Mr. Brannan made a kind of claim on Mormon Island, and put a tolerably heavy tax on “The Latter Day Saints.” I believe it was 30 per cent, which they paid for some time, until they got tired of it, (some of them told me that it was for the purpose of building a temple for the honor and glory of the Lord.)

So soon as the secret was out my laborers began to leave me, in small parties first, but then all left, from the clerk to the cook, and I was in great distress; only a few mechanics remained to finish some very necessary work which they had commenced, and about eight invalids, who continued slowly to work a few teams, to scrape out the mill race at Brighton. The Mormons did not like to leave my mill unfinished, but they got the gold fever like everybody else. After they had made their piles they left for the Great Salt Lake. So long as these people have been employed by me they have behaved very well, and were industrious and faithful laborers, and when settling their accounts there was not one of them who was not contented and satisfied.

Then the people commenced rushing up from San Francisco and other parts of California, in May, 1848: in the former village only five men were left to take care of the women and children. The single men locked their doors and left for “Sutter's Fort,” and from there to the Eldorado. For some time the people in Monterey and farther south would not believe the news of the gold discovery, and said that it was only a ‘Ruse de Guerre’ of Sutter's, because he wanted to have neighbors in his wilderness. From this time on I got only too many neighbors, and some very bad ones among them.

What a great misfortune was this sudden gold discovery for me! It has just broken up and ruined my hard, restless, and industrious labors, connected with many dangers of life, as I had many narrow escapes before I became properly established.…

At the same time I was engaged in a mercantile firm in Coloma, which I left in January, 1849—likewise with many sacrifices. After this I would have nothing more to do with the gold affairs. At this time, the Fort was the great trading place where nearly all the business was transacted. I had no pleasure to remain there, and moved up to Hock Farm, with all my Indians, and who had been with me from the time they were children. The place was then in charge of a Major Domo.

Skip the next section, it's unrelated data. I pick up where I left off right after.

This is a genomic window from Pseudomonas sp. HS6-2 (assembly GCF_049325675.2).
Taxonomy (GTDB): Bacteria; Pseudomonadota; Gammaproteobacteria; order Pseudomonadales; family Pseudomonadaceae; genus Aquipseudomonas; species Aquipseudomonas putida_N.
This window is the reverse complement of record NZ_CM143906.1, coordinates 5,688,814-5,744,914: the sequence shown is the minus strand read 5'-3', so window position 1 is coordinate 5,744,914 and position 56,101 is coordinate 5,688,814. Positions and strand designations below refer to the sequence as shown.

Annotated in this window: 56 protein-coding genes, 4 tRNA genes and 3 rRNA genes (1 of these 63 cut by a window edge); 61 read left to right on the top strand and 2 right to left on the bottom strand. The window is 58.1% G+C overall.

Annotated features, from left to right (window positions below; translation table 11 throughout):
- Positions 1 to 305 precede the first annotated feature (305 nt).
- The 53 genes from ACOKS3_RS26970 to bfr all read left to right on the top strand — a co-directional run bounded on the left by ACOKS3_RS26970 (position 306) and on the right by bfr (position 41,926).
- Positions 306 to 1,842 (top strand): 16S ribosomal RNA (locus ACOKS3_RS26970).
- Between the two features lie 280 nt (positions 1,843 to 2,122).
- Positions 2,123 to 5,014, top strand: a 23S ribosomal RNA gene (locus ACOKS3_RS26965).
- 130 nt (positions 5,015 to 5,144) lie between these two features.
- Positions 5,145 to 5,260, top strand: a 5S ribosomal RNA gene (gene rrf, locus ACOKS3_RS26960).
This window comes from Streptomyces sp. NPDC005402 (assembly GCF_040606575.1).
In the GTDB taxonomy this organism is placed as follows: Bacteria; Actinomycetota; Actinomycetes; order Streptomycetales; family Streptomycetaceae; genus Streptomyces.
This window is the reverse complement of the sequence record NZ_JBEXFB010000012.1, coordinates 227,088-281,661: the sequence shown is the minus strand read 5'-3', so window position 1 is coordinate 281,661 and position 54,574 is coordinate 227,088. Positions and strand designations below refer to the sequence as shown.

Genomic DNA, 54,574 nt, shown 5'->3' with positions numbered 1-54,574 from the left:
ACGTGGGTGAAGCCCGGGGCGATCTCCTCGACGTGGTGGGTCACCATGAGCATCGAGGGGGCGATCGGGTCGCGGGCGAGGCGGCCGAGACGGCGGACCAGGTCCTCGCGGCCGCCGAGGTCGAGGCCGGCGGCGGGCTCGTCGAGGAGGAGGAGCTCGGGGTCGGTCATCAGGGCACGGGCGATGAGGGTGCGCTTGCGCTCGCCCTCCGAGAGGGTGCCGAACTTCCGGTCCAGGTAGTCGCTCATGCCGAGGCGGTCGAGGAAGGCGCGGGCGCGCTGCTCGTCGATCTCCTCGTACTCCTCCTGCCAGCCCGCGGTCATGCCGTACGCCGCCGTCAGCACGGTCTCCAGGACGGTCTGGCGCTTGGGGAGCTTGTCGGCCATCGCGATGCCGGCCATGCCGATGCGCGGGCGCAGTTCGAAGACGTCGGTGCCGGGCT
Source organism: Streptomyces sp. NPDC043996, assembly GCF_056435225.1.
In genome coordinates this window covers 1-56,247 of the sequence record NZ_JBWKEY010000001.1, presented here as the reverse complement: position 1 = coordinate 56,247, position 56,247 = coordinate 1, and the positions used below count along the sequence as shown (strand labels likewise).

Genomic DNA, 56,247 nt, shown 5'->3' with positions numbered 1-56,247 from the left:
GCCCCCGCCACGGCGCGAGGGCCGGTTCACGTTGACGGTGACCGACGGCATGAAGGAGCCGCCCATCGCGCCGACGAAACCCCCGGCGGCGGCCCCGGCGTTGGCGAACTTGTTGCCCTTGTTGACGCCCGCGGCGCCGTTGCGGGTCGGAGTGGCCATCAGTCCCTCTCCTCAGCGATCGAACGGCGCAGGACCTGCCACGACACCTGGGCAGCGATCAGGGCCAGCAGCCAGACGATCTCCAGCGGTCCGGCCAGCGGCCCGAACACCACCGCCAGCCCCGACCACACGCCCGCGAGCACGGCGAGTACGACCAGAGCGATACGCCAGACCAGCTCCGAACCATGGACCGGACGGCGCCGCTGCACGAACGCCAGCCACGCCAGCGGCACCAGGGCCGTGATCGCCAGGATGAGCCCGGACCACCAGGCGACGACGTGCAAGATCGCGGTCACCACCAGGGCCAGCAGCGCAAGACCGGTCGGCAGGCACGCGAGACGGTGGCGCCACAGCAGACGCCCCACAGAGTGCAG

It is very singular that the Indians never found a piece of gold and brought it to me, as they very often did other specimens found in the ravines. I requested them continually to bring me some curiosities from the mountains, for which I always recompensed them. I have received animals, birds, plants, young trees, wild fruits, pipe clay, stones, red ochre, etc., etc., but never a piece of gold. Mr. Dana of the scientific corps of the expedition under Com. Wilkes' Exploring Squadron, told me that he had the strongest proof and signs of gold in the vicinity of Shasta Mountain, and furthers south. A short time afterwards, Doctor Sandels, a very scientific traveler, visited me, and explored a part of the country in a great hurry, as time would not permit him to make a longer stay.

He told me likewise that he found sure signs of gold, and was very sorry that he could not explore the Sierra Nevada. He did not encourage me to attempt to work and open mines, as it was uncertain how it would pay and would probably be only for a government. So I thought it more prudent to stick to the plow, notwithstanding I did know that the country was rich in gold, and other minerals. An old attached Mexican servant who followed me here from the United States, as soon as he knew that I was here, and who understood a great deal about working in placers, told me he found sure signs of gold in the mountains on Bear Creek, and that we would go right to work after returning from our campaign in 1845, but he became a victim to his patriotism and fell into the hands of the enemy near my encampment, with dispatches for me from Gen. Micheltorena, and he was hung as a spy, for which I was very sorry.